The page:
The story we read in Genesis 37 could have just as easily been written today. Jealousy, hatred, and a young man’s future destroyed by those who should have protected him. And at this point in Genesis, we might be tempted to put down this story believing that we could predict its final conclusion. After all, evil leads to evil, and nothing ever seems to change for the better. And so it might have seemed to Joseph as he was dragged off to Egypt to be sold as a slave. But then the plot turn arrives. A dream interpreted by Joseph leads to a seat of power. The gang of conspiring brothers are brought low by a global draught and must come to him with hats in hand to buy food. How tempted Joseph must have been to make his brothers pay, to exact his vengeance upon them. But then he sees his beloved younger brother and hears that his father is still alive; and in that moment his hurting, raging heart melts.

It is in the human heart where God writes the greatest stories – the repeating story of healing, forgiveness, reconciliation and redemption. It can seem at times that the world never changes; but when God writes upon the human heart, those living in darkness seek out the light, the broken are made whole, people repent of their evil ways and choose the narrow path. Though the world around us may seem to never change, we who live in this world can be transformed.  It is the gift of grace that the healing of one soul, our soul, can and will lead to the healing of the world.


Loving God, let there be peace on earth, and let it begin with me.  Amen.

New Prayer Requests:

We ask churches and church leaders to join us in the following prayers either by sharing them during worship, printing them in bulletins, or sharing them in some other way. To make a prayer request, please contact Drew Page at paged@sneucc.org

Prayers of Intercession:

  • For those grieving for the more than 150,000 victims of the Covid-19 disease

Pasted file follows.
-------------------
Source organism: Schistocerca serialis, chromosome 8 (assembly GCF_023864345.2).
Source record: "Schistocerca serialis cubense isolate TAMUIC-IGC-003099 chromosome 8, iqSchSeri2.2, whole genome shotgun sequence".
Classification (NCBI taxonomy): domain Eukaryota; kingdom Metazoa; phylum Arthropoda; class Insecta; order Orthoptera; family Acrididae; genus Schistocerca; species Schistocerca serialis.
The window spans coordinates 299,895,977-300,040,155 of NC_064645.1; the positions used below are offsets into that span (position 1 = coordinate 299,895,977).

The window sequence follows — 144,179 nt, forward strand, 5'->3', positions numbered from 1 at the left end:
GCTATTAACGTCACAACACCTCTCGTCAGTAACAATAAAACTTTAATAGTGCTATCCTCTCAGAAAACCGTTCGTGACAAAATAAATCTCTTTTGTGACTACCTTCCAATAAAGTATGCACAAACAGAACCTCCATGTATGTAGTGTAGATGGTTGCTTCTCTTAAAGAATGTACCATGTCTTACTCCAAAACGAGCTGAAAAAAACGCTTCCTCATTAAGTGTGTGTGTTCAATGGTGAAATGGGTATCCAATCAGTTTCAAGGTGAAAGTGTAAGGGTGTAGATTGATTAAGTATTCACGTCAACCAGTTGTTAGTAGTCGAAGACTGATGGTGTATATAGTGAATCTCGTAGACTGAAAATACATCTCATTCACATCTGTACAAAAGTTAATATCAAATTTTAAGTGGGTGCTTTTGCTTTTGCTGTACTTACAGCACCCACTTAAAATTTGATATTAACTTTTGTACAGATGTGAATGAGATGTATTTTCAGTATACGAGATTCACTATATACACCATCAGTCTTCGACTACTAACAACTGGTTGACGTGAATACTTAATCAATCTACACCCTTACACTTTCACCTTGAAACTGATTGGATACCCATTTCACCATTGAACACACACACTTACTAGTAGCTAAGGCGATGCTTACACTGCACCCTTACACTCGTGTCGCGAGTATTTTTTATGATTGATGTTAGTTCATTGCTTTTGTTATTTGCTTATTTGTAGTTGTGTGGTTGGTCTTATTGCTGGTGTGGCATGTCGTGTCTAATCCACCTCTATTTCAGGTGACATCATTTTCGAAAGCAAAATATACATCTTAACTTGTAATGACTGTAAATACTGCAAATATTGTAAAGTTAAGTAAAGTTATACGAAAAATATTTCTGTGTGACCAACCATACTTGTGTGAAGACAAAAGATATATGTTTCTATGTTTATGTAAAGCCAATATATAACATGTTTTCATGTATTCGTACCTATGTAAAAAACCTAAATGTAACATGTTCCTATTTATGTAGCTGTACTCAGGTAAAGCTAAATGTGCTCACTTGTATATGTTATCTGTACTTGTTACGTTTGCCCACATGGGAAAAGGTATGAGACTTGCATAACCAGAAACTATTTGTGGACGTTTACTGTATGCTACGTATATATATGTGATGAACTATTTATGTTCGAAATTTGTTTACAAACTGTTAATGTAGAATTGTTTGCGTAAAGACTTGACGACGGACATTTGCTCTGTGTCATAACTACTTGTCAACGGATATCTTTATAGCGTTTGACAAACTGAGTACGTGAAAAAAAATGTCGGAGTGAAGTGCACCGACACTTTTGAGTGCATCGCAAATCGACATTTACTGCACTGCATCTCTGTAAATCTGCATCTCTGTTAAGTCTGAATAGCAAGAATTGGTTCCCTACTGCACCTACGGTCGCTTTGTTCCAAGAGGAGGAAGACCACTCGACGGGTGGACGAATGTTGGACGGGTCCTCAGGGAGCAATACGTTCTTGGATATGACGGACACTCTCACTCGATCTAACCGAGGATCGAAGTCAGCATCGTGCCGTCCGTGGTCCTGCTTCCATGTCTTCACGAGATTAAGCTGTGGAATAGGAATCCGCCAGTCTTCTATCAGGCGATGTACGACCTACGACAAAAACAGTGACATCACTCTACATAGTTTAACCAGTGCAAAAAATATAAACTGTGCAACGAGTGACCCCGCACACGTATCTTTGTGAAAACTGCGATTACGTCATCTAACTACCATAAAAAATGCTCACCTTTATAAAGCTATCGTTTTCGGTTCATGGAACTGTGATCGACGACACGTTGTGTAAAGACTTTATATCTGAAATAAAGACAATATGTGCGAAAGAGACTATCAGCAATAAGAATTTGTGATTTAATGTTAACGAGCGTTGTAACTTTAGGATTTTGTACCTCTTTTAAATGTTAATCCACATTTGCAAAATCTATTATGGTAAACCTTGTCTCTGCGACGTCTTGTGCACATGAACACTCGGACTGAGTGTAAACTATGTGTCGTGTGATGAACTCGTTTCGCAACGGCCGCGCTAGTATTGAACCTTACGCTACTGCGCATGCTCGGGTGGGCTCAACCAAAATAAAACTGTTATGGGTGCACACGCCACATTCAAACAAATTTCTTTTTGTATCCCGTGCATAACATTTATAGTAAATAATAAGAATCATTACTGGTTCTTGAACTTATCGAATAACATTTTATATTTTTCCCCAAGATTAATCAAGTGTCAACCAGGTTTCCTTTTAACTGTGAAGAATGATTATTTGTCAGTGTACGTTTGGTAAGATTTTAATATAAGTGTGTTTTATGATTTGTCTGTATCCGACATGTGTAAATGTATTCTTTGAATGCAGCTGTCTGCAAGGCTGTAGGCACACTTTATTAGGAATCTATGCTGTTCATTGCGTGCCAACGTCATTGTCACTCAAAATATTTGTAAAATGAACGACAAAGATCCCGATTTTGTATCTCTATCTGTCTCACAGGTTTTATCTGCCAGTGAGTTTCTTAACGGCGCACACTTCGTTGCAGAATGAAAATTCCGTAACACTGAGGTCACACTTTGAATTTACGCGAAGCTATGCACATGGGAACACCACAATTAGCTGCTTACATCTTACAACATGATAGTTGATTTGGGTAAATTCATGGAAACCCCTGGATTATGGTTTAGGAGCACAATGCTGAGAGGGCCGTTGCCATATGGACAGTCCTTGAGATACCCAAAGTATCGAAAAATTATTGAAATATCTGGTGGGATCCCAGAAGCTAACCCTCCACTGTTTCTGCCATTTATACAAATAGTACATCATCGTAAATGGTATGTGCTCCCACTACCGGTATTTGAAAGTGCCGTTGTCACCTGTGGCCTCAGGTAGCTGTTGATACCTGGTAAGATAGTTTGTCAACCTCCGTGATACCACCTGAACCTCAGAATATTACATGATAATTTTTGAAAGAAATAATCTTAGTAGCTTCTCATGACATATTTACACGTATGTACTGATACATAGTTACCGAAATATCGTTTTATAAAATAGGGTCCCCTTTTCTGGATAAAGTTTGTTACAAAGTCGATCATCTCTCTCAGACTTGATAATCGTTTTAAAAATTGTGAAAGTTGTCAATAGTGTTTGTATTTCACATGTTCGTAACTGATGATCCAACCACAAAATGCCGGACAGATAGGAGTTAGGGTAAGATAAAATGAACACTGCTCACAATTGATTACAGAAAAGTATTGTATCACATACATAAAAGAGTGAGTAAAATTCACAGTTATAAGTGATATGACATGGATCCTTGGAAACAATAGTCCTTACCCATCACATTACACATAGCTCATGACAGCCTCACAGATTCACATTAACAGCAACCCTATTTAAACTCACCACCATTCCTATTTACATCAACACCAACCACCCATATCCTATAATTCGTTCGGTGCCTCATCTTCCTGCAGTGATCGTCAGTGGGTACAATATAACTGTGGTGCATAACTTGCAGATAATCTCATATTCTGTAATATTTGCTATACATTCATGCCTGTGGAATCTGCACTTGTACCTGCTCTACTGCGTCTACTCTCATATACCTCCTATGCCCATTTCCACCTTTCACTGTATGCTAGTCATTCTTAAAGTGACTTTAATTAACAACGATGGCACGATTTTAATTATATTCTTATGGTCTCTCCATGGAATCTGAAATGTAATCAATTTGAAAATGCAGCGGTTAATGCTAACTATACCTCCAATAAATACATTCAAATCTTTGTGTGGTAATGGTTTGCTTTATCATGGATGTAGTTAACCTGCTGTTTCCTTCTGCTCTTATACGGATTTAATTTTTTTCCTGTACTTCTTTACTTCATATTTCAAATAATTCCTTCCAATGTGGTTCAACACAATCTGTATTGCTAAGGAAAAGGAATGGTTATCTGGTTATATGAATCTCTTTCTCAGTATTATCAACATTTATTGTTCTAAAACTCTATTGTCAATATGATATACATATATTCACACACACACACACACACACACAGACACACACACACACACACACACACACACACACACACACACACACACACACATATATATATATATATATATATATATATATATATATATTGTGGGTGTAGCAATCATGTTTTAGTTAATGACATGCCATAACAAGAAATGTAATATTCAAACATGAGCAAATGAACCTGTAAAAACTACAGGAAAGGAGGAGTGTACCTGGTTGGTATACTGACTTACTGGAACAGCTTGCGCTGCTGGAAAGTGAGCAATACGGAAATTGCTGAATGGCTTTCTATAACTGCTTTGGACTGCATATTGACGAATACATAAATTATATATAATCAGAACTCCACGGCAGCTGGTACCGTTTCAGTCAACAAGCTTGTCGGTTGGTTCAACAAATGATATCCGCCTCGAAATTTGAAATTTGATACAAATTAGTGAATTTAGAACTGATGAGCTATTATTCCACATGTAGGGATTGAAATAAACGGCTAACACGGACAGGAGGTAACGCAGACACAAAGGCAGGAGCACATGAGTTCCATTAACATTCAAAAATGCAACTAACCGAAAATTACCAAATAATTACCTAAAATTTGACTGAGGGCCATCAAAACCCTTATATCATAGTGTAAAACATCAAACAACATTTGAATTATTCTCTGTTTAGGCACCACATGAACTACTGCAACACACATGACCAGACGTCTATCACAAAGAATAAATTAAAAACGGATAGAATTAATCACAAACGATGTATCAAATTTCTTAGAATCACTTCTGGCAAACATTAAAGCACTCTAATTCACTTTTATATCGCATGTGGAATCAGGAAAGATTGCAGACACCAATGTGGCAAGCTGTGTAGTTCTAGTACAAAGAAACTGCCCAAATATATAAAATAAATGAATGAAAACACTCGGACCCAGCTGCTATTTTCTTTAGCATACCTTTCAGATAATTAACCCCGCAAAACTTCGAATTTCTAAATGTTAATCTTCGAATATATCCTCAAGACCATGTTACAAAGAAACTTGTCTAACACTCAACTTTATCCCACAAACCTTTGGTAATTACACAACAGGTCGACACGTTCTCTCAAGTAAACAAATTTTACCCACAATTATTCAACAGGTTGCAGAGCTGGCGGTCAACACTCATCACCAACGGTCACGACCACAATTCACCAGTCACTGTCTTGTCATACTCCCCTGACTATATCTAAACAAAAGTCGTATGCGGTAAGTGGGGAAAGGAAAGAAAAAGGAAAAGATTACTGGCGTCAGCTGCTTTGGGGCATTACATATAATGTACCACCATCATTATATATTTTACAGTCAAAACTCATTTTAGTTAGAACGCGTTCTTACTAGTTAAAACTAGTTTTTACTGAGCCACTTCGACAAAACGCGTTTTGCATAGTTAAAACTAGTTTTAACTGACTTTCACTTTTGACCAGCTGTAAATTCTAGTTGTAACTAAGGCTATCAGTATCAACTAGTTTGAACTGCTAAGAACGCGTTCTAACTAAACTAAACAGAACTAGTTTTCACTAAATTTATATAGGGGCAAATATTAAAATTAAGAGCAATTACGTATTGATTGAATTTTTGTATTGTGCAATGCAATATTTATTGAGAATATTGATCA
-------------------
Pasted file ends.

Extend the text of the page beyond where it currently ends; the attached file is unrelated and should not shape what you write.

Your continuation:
• For those suffering from mental illness
  • For those at risk from the storms in the Atlantic as they threaten flooding and wind damage

Prayers of Joy and Thanksgiving:

  • For emergency response personnel who risk their lives in service to others

Please Pray for the Following SNEUCC Churches:

United Congregational Church of Little Compton, Little Compton, RI
First Congregational Church of Litchfield, Litchfield, CT
Milton Congregational Church, Litchfield, CT
Newent Congregational Church, Lisbon, CT
Chapel Street Congregational UCC, Lincoln, RI
The First Parish in Lincoln, Lincoln, MA
Hancock United Church of Christ, Lexington, MA
Pilgrim Congregational Church, Lexington, MA
First Congregational Church of Leverett, Leverett, MA
Pilgrim Congregational Church, UCC, Leominster, MA
The Congregational Church of Christ, Leominster, MA
Church on the Hill, UCC, Lenox, MA

This Week in History:

August 6, 1945 (75 years ago) The United States drops an atomic bomb on the Japanese city of Hiroshima. The first ever nuclear bomb to be deployed in combat killed an estimated 140,000 in a blast equivalent to more than 12,000 pounds of TNT. The force of the blast destroyed nearly 70% of the city and instantly killed an estimated 60,000-70,000 people. It remains the most destructive and deadly single moment in war to date. Days after the bomb was dropped, author J.R.R .Tolkien would write these words in a letter to his son Christopher: "The utter folly of these lunatic physicists to consent to do such work for war-purposes: calmly plotting the destruction of the world!"

“Study the past if you would define the future.”

August 03, 2020